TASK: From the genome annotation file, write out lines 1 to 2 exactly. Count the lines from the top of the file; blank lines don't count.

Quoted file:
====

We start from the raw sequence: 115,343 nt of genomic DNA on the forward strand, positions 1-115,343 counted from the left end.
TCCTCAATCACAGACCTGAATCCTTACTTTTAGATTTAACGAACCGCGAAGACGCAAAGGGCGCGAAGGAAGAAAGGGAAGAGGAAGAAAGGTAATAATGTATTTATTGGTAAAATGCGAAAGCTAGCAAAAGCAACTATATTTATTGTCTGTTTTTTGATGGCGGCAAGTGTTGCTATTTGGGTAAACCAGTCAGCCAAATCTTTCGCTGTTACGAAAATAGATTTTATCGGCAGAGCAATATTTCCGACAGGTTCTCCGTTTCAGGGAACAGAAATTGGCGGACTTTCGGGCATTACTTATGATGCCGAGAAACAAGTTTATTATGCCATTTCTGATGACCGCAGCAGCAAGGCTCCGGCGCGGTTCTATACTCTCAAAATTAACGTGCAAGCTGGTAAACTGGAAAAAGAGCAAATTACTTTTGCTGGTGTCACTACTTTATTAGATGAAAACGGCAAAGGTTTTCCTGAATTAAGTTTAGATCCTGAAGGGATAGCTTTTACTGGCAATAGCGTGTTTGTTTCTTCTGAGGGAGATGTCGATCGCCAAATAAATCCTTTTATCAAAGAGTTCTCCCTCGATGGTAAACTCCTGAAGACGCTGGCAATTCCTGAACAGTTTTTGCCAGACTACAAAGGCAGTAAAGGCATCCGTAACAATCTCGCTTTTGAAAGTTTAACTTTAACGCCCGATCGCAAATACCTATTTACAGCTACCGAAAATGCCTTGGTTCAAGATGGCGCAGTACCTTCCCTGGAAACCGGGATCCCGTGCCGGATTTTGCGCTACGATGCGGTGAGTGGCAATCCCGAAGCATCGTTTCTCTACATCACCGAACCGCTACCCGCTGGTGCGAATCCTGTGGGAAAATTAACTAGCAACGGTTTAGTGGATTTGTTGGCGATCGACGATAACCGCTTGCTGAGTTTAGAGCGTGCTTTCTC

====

We start from the raw sequence: 115,343 nt of genomic DNA on the forward strand, positions 1-115,343 counted from the left end.
TCCTCAATCACAGACCTGAATCCTTACTTTTAGATTTAACGAACCGCGAAGACGCAAAGGGCGCGAAGGAAGAAAGGGAAGAGGAAGAAAGGTAATAATGTATTTATTGGTAAAATGCGAAAGCTAGCAAAAGCAACTATATTTATTGTCTGTTTTTTGATGGCGGCAAGTGTTGCTATTTGGGTAAACCAGTCAGCCAAATCTTTCGCTGTTACGAAAATAGATTTTATCGGCAGAGCAATATTTCCGACAGGTTCTCCGTTTCAGGGAACAGAAATTGGCGGACTTTCGGGCATTACTTATGATGCCGAGAAACAAGTTTATTATGCCATTTCTGATGACCGCAGCAGCAAGGCTCCGGCGCGGTTCTATACTCTCAAAATTAACGTGCAAGCTGGTAAACTGGAAAAAGAGCAAATTACTTTTGCTGGTGTCACTACTTTATTAGATGAAAACGGCAAAGGTTTTCCTGAATTAAGTTTAGATCCTGAAGGGATAGCTTTTACTGGCAATAGCGTGTTTGTTTCTTCTGAGGGAGATGTCGATCGCCAAATAAATCCTTTTATCAAAGAGTTCTCCCTCGATGGTAAACTCCTGAAGACGCTGGCAATTCCTGAACAGTTTTTGCCAGACTACAAAGGCAGTAAAGGCATCCGTAACAATCTCGCTTTTGAAAGTTTAACTTTAACGCCCGATCGCAAATACCTATTTACAGCTACCGAAAATGCCTTGGTTCAAGATGGCGCAGTACCTTCCCTGGAAACCGGGATCCCGTGCCGGATTTTGCGCTACGATGCGGTGAGTGGCAATCCCGAAGCATCGTTTCTCTACATCACCGAACCGCTACCCGCTGGTGCGAATCCTGTGGGAAAATTAACTAGCAACGGTTTAGTGGATTTGTTGGCGATCGACGATAACCGCTTGCTGAGTTTAGAGCGTGCTTTCTC